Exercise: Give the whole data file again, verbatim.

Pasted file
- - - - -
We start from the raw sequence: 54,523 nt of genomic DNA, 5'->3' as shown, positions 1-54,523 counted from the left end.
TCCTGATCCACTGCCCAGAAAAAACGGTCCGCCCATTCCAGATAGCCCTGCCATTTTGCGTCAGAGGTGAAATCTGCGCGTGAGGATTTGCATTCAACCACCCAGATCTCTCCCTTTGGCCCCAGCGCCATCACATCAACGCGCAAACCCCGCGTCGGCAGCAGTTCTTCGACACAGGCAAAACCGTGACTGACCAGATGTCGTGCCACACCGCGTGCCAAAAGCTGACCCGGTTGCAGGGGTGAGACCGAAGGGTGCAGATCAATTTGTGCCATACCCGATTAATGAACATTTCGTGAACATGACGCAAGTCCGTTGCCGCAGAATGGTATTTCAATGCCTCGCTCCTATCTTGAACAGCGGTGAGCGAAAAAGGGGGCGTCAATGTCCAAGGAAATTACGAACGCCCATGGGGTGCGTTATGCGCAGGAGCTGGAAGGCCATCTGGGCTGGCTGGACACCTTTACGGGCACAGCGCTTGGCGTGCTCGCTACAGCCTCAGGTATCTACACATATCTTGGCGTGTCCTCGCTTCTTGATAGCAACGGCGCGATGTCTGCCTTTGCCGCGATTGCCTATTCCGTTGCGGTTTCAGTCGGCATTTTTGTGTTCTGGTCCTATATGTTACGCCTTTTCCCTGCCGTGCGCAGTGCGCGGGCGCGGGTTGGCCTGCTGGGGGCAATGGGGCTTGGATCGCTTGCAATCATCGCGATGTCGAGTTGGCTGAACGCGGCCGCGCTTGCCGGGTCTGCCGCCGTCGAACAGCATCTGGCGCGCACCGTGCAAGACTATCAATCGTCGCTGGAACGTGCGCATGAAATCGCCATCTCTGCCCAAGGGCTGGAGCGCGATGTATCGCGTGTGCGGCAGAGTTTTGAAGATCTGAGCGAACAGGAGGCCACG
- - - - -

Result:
We start from the raw sequence: 54,523 nt of genomic DNA, 5'->3' as shown, positions 1-54,523 counted from the left end.
TCCTGATCCACTGCCCAGAAAAAACGGTCCGCCCATTCCAGATAGCCCTGCCATTTTGCGTCAGAGGTGAAATCTGCGCGTGAGGATTTGCATTCAACCACCCAGATCTCTCCCTTTGGCCCCAGCGCCATCACATCAACGCGCAAACCCCGCGTCGGCAGCAGTTCTTCGACACAGGCAAAACCGTGACTGACCAGATGTCGTGCCACACCGCGTGCCAAAAGCTGACCCGGTTGCAGGGGTGAGACCGAAGGGTGCAGATCAATTTGTGCCATACCCGATTAATGAACATTTCGTGAACATGACGCAAGTCCGTTGCCGCAGAATGGTATTTCAATGCCTCGCTCCTATCTTGAACAGCGGTGAGCGAAAAAGGGGGCGTCAATGTCCAAGGAAATTACGAACGCCCATGGGGTGCGTTATGCGCAGGAGCTGGAAGGCCATCTGGGCTGGCTGGACACCTTTACGGGCACAGCGCTTGGCGTGCTCGCTACAGCCTCAGGTATCTACACATATCTTGGCGTGTCCTCGCTTCTTGATAGCAACGGCGCGATGTCTGCCTTTGCCGCGATTGCCTATTCCGTTGCGGTTTCAGTCGGCATTTTTGTGTTCTGGTCCTATATGTTACGCCTTTTCCCTGCCGTGCGCAGTGCGCGGGCGCGGGTTGGCCTGCTGGGGGCAATGGGGCTTGGATCGCTTGCAATCATCGCGATGTCGAGTTGGCTGAACGCGGCCGCGCTTGCCGGGTCTGCCGCCGTCGAACAGCATCTGGCGCGCACCGTGCAAGACTATCAATCGTCGCTGGAACGTGCGCATGAAATCGCCATCTCTGCCCAAGGGCTGGAGCGCGATGTATCGCGTGTGCGGCAGAGTTTTGAAGATCTGAGCGAACAGGAGGCCACG